“Perpetual devotion to what a man calls his business is only to be sustained by perpetual neglect of many other things.”
Robert Louis Stevenson
An Apology for Idlers
Robert Louis Stevenson wrote the essay, “An Apology for Idlers,” in 1877. Ironically, soon after it was published, Stevenson’s career took off and those days of idleness came to an end. Soon after the essay was written, Stevenson wrote his mother, “It was well I wrote my ‘Idlers’ when I did; for I am now the busiest gent in Christendom.”
Excerpt From an Apology for Idlers
It is not only the person himself who suffers from his busy habits, but his wife and children, his friends and relations, and down to the very people he sits with in a railway carriage or an omnibus.
Perpetual devotion to what a man calls his business, is only to be sustained by perpetual neglect of many other things. And it is not by any means certain that a man’s business is the most important thing he has to do…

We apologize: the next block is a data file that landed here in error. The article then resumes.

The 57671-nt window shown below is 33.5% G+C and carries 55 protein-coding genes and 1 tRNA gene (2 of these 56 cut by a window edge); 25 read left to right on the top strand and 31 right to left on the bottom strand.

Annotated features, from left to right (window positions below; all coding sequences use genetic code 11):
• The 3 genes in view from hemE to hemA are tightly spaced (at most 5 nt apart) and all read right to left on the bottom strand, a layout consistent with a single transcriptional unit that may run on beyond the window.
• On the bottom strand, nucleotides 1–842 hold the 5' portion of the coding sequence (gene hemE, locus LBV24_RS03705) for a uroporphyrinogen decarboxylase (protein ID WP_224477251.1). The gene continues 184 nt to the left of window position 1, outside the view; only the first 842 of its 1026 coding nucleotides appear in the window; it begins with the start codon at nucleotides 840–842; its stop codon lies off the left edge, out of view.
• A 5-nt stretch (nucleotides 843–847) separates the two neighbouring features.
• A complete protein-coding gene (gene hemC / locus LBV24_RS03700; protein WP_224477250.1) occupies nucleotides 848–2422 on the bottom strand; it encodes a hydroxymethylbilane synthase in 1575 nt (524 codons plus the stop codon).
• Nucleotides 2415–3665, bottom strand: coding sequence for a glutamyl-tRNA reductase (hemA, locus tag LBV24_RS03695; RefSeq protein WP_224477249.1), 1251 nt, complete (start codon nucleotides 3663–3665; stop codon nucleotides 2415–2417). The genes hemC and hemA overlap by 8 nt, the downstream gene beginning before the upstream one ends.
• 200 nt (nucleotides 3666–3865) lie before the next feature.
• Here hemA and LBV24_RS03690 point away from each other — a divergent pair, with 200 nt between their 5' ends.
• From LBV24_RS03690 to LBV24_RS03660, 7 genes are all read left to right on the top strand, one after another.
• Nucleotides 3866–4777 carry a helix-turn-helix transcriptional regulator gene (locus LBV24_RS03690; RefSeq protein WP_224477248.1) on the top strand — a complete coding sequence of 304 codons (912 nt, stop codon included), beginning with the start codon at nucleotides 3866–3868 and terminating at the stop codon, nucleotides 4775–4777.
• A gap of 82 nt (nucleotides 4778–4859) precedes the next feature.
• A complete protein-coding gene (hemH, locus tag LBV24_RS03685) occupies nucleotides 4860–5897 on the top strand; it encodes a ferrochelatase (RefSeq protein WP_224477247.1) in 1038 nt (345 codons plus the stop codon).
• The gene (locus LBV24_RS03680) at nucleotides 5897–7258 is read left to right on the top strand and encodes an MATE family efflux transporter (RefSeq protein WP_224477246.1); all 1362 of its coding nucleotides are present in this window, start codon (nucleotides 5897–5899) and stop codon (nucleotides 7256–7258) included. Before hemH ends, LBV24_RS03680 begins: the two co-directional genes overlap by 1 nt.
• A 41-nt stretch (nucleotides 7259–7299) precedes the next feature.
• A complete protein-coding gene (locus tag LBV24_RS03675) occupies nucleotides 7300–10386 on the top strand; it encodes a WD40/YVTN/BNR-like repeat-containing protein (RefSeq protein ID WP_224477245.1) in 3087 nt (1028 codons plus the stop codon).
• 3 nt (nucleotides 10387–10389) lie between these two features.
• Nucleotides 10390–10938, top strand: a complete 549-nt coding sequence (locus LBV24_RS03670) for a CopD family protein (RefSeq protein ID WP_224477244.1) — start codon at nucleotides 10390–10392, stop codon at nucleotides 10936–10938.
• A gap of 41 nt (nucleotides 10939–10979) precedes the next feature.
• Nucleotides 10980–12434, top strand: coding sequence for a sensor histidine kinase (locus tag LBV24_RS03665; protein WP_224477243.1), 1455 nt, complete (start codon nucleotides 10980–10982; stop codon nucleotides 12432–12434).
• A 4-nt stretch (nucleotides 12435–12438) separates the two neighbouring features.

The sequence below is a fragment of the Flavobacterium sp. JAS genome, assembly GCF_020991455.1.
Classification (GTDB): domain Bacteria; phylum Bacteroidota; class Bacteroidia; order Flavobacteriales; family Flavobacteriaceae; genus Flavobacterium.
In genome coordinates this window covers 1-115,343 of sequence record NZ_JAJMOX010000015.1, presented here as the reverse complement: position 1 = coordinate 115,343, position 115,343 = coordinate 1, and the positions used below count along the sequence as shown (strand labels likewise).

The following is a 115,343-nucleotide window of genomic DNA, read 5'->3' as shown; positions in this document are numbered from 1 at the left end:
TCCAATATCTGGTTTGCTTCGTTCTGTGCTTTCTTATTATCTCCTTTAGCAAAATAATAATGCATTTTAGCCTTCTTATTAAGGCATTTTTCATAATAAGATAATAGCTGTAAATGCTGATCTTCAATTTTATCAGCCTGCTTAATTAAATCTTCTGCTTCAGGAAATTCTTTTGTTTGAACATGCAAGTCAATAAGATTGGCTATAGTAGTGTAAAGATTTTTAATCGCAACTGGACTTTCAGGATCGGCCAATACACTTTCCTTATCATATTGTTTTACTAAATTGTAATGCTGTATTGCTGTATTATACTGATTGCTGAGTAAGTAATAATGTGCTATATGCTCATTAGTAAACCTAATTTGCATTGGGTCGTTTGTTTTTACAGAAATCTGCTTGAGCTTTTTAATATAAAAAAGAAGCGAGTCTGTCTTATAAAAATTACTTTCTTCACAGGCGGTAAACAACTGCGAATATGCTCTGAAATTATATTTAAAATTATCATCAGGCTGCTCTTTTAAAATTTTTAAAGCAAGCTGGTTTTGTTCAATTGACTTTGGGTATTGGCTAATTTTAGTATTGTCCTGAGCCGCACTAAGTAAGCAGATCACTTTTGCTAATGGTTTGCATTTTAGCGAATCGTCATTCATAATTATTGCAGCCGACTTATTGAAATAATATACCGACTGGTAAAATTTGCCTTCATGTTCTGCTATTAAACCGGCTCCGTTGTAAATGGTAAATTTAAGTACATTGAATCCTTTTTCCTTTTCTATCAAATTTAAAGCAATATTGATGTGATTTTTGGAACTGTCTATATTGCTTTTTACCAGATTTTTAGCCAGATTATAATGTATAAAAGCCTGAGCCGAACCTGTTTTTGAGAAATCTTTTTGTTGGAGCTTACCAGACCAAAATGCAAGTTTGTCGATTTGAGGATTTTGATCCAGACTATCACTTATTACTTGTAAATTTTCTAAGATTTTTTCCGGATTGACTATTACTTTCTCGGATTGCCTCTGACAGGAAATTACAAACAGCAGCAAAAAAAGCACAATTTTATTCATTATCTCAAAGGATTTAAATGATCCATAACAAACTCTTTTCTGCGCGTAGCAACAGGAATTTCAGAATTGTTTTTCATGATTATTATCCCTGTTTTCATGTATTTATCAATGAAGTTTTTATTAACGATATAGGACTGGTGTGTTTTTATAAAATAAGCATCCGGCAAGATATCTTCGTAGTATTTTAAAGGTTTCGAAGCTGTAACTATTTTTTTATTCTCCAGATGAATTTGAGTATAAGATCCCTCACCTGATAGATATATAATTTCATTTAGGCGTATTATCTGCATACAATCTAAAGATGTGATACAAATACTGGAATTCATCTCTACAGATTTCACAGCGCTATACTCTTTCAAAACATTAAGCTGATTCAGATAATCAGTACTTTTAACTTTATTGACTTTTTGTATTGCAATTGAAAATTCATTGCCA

There is no duty we so much underrate as the duty of being happy. By being happy, we sow anonymous benefits upon the world, which remain unknown even to ourselves, or when they are disclosed, surprise nobody so much as the benefactor. A happy man or woman is a better thing to find than a five-pound note. He or she is a radiating focus of goodwill; and their entrance into a room is as though another candle had been lighted.